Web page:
By: Grace Hitchcock
Publisher: Barbour Books
Publication Date: January 2020
Reviewed by: Skyler Boudreau
Review date: April 2, 2020
It’s the 1880’s, and Edyth Foster is a wealthy, thriving, woman in New York. Much to the scorn of her peers, she makes a habit of going against the grain and engaging in typically masculine pursuits like fencing. When her uncle, responsible for the fortune Edyth’s parents left her until her twenty-fifth birthday, finds a loophole in their will allowing him to claim the fortune instead, he takes full advantage of it. Edyth is sent away to an insane asylum, both removing her from the picture allowing him full access to her fortune and putting an end to her eccentric behavior.
During this time period, women were expected to fully submit to the demands of an exclusively male-dominated society or risk being labeled “problematic.” An abundance of men chose to have their “problematic” sisters, wives, and daughters committed to insane asylums. The women were placed there with ill-intentions, not because they were genuinely struggling with their mental health, but to silence them and as punishment for not following the strict demands that their toxic culture placed on them.
Asylums were also used to get women out of the way of their male relatives. Men could commit their wives if they became interested in a different romantic partner and didn’t want to cheat. In The Gray Chamber, Edyth’s Uncle Boris has her committed because a stipulation in her parents’ will allows their fortune to pass to him rather than her if she either dies without children or is diagnosed as insane and sent to an asylum. A woman’s word was not taken seriously during this time. They were often dismissed as hysterical, as Edyth is throughout the novel. Commitment was a simple solution to a man’s problem with a female relative, and one that was difficult for a woman to fight against.
Author Grace Hitchcock paints this difficult history in broad and commanding brush strokes. She forces the audience to reflect on this dark time period and what it did to half of the population. She explores how easy it was for men to take advantage of their power within society and have women locked away for their own financial, personal, or political gain. She fearlessly guides her readers into this era and when her audience emerges, they will do so with a new interest in women’s history.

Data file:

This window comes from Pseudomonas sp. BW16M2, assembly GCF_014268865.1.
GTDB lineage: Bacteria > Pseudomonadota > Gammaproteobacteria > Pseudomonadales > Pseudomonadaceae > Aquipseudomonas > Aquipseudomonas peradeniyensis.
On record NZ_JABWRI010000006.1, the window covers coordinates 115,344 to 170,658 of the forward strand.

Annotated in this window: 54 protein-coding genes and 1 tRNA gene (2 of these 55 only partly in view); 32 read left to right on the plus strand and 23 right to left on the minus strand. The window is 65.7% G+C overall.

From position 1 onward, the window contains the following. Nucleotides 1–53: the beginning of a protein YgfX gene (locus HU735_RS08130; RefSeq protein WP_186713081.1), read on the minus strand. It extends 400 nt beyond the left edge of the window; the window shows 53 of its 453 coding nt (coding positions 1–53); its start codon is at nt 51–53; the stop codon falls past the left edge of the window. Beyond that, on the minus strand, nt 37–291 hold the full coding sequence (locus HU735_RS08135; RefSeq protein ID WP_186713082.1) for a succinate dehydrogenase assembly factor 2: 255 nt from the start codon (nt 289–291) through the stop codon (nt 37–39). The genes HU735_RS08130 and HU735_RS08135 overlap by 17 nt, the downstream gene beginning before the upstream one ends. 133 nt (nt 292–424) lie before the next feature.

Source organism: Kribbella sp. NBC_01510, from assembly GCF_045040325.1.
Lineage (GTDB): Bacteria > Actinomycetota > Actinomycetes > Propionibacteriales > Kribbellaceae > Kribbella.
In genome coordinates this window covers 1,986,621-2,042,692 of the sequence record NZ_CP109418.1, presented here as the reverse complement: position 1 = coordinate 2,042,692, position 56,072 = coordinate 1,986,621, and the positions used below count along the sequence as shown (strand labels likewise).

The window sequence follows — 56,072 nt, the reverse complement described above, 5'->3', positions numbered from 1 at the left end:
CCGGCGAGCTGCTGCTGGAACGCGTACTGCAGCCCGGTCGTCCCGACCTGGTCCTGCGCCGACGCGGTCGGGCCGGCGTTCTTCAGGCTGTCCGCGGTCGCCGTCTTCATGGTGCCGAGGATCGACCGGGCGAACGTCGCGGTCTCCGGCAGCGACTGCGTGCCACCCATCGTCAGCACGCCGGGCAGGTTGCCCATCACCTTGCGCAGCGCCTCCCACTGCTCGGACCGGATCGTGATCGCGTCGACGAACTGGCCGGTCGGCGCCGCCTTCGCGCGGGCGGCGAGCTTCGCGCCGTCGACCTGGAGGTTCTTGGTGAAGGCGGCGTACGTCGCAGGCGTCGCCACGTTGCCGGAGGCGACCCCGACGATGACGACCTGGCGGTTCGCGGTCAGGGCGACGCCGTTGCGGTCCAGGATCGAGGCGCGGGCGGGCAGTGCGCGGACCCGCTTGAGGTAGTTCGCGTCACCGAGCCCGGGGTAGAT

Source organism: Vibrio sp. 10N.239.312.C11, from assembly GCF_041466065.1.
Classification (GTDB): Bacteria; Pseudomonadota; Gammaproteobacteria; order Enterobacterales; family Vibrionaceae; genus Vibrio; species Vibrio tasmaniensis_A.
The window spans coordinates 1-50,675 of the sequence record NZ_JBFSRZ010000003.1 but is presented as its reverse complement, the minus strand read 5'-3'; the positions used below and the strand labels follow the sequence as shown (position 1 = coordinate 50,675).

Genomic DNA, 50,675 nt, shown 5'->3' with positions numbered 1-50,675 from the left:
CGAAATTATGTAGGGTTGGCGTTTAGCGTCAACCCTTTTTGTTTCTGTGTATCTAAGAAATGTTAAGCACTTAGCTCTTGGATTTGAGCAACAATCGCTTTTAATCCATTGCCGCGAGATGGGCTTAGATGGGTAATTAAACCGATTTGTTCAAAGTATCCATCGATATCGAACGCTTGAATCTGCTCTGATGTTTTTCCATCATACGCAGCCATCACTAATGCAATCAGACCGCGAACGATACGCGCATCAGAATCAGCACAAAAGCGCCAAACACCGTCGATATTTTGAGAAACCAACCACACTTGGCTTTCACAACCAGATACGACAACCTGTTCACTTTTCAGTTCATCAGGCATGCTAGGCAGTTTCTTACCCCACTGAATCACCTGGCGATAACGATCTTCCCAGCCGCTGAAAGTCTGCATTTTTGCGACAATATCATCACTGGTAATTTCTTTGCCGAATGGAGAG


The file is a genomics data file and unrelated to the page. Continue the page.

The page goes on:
The Gray Chamber also explores the difficulty women faced when entering a predominantly male field. Edyth is very interested in fencing. She is one of the best students in her friend Bane’s fencing club. It’s not a hobby that is considered fitting for a young woman, and she faces opposition from not just her family and peers, but from some fellow club members as well. During a scene in the beginning of the novel, one of the other fencing students is rude to her. Upon expressing her discomfort, he responds with, “‘Please. We all know, Edyth, that you are one of the boys. No need to pretend you don’t hear worse, but it is a shame that you don’t dress up more often.’” (pg. 54) This is a common occurrence even today. Her male peer harasses her because of her gender and then tries to laugh it off by claiming she is one of them. He doesn’t respect her because of her gender, and then tries to ignore it as an excuse for the harassment. Hitchcock makes a point to address similar gender issues and inequities throughout the novel.
While The Gray Chamber places wonderful emphasis on these cultural issues, it does have some weaknesses. A lot of the action sequences are cut out completely. There’s a scene where a detective is hired to sneak into the asylum where Edyth’s friends suspect she is imprisoned. He needs to find a way into the asylum and a safe way to sneak away again. That entire section of the novel is cut out. Rather than show this sequence happening, the detective’s intentions are stated, and then he isn’t heard from again until after all of the action has happened, when it’s briefly mentioned that he was successful. A similar situation happens when her friends concoct a plan to rescue her. The first half of the plan, breaking into the asylum with a larger group of people, is completely skipped over. Both scenes could have added a lot of suspense to the rescue itself, but the opportunity was lost. It happens several other times throughout the novel too. Removing most of the action sequences removes the tension. As there isn’t much driving the climax forward, the pacing feels off.
Reading this novel did interest me in learning more about women’s history during this time period, and it has some great commentary on the way women were treated during the 1800’s. It’s an easy novel for history lovers to get through. However, the plot was a definite weakness.
Quill says: This book is a good way to jump start an interest in women’s history!